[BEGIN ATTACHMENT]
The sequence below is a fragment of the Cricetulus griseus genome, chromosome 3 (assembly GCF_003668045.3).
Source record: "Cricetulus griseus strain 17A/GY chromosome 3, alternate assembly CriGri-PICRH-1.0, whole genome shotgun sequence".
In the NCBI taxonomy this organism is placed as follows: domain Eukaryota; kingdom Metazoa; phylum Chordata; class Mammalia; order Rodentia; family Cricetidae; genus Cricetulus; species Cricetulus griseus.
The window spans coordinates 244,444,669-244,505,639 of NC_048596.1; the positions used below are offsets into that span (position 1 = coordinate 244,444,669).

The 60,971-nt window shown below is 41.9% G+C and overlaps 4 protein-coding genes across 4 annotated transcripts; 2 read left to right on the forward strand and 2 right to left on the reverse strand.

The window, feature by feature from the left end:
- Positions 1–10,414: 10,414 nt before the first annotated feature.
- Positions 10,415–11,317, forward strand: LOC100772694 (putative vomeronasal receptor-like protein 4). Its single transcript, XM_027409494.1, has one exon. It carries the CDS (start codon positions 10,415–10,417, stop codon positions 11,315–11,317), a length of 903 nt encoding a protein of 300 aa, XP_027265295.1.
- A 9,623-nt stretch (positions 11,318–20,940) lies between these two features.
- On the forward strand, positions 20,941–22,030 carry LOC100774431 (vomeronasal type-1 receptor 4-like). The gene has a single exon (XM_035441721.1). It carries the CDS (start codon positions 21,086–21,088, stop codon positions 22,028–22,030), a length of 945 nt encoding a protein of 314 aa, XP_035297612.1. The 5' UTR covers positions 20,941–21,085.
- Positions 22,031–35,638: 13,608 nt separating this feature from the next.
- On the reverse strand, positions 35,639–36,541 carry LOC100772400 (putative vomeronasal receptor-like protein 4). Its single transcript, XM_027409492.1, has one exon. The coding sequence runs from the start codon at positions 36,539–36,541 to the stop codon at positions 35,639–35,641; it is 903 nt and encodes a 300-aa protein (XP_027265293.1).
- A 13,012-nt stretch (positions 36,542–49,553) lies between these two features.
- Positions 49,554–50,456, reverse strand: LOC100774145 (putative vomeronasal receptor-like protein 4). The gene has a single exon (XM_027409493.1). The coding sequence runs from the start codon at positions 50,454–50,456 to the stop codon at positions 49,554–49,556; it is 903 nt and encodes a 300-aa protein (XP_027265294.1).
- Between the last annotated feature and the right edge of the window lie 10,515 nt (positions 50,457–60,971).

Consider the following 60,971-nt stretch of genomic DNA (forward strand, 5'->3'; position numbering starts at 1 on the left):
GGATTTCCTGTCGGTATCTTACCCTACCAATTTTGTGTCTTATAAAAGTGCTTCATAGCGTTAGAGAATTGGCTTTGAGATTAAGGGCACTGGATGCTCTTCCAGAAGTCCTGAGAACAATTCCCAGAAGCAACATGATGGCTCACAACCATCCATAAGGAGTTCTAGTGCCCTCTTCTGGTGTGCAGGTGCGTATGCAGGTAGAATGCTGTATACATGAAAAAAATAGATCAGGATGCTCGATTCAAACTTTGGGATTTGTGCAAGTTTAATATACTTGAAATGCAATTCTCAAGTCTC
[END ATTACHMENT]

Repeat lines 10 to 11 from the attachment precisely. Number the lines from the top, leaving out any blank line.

- On the forward strand, positions 20,941–22,030 carry LOC100774431 (vomeronasal type-1 receptor 4-like). The gene has a single exon (XM_035441721.1). It carries the CDS (start codon positions 21,086–21,088, stop codon positions 22,028–22,030), a length of 945 nt encoding a protein of 314 aa, XP_035297612.1. The 5' UTR covers positions 20,941–21,085.
- Positions 22,031–35,638: 13,608 nt separating this feature from the next.